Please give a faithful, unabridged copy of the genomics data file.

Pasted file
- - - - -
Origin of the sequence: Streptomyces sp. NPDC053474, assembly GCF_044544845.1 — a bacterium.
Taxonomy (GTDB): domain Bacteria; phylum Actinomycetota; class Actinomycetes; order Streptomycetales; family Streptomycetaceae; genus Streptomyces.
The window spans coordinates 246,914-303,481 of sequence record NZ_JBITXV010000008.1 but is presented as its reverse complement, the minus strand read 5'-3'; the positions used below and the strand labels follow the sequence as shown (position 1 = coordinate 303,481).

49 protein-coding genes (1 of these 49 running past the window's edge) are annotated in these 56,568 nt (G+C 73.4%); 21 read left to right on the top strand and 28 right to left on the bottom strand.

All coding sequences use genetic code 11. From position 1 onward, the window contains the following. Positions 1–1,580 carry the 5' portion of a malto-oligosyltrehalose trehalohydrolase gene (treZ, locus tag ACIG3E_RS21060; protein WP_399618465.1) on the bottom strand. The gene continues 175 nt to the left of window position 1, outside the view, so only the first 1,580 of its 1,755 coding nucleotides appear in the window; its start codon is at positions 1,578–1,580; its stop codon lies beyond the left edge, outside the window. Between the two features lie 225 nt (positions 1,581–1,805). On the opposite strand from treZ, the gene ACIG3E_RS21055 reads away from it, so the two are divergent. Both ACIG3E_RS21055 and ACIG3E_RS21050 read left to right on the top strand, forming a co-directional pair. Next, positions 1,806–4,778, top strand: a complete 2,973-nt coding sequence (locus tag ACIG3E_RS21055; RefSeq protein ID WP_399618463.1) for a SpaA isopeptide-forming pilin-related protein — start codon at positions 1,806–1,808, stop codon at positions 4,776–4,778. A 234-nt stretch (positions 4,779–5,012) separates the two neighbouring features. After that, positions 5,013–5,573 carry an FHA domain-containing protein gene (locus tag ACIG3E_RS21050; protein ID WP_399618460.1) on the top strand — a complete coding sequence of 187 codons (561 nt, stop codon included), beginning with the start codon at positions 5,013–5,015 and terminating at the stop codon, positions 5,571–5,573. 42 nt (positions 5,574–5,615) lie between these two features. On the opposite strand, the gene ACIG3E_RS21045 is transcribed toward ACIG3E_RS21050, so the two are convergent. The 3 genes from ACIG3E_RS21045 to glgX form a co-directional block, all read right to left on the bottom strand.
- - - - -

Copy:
Origin of the sequence: Streptomyces sp. NPDC053474, assembly GCF_044544845.1 — a bacterium.
Taxonomy (GTDB): domain Bacteria; phylum Actinomycetota; class Actinomycetes; order Streptomycetales; family Streptomycetaceae; genus Streptomyces.
The window spans coordinates 246,914-303,481 of sequence record NZ_JBITXV010000008.1 but is presented as its reverse complement, the minus strand read 5'-3'; the positions used below and the strand labels follow the sequence as shown (position 1 = coordinate 303,481).

49 protein-coding genes (1 of these 49 running past the window's edge) are annotated in these 56,568 nt (G+C 73.4%); 21 read left to right on the top strand and 28 right to left on the bottom strand.

All coding sequences use genetic code 11. From position 1 onward, the window contains the following. Positions 1–1,580 carry the 5' portion of a malto-oligosyltrehalose trehalohydrolase gene (treZ, locus tag ACIG3E_RS21060; protein WP_399618465.1) on the bottom strand. The gene continues 175 nt to the left of window position 1, outside the view, so only the first 1,580 of its 1,755 coding nucleotides appear in the window; its start codon is at positions 1,578–1,580; its stop codon lies beyond the left edge, outside the window. Between the two features lie 225 nt (positions 1,581–1,805). On the opposite strand from treZ, the gene ACIG3E_RS21055 reads away from it, so the two are divergent. Both ACIG3E_RS21055 and ACIG3E_RS21050 read left to right on the top strand, forming a co-directional pair. Next, positions 1,806–4,778, top strand: a complete 2,973-nt coding sequence (locus tag ACIG3E_RS21055; RefSeq protein ID WP_399618463.1) for a SpaA isopeptide-forming pilin-related protein — start codon at positions 1,806–1,808, stop codon at positions 4,776–4,778. A 234-nt stretch (positions 4,779–5,012) separates the two neighbouring features. After that, positions 5,013–5,573 carry an FHA domain-containing protein gene (locus tag ACIG3E_RS21050; protein ID WP_399618460.1) on the top strand — a complete coding sequence of 187 codons (561 nt, stop codon included), beginning with the start codon at positions 5,013–5,015 and terminating at the stop codon, positions 5,571–5,573. 42 nt (positions 5,574–5,615) lie between these two features. On the opposite strand, the gene ACIG3E_RS21045 is transcribed toward ACIG3E_RS21050, so the two are convergent. The 3 genes from ACIG3E_RS21045 to glgX form a co-directional block, all read right to left on the bottom strand.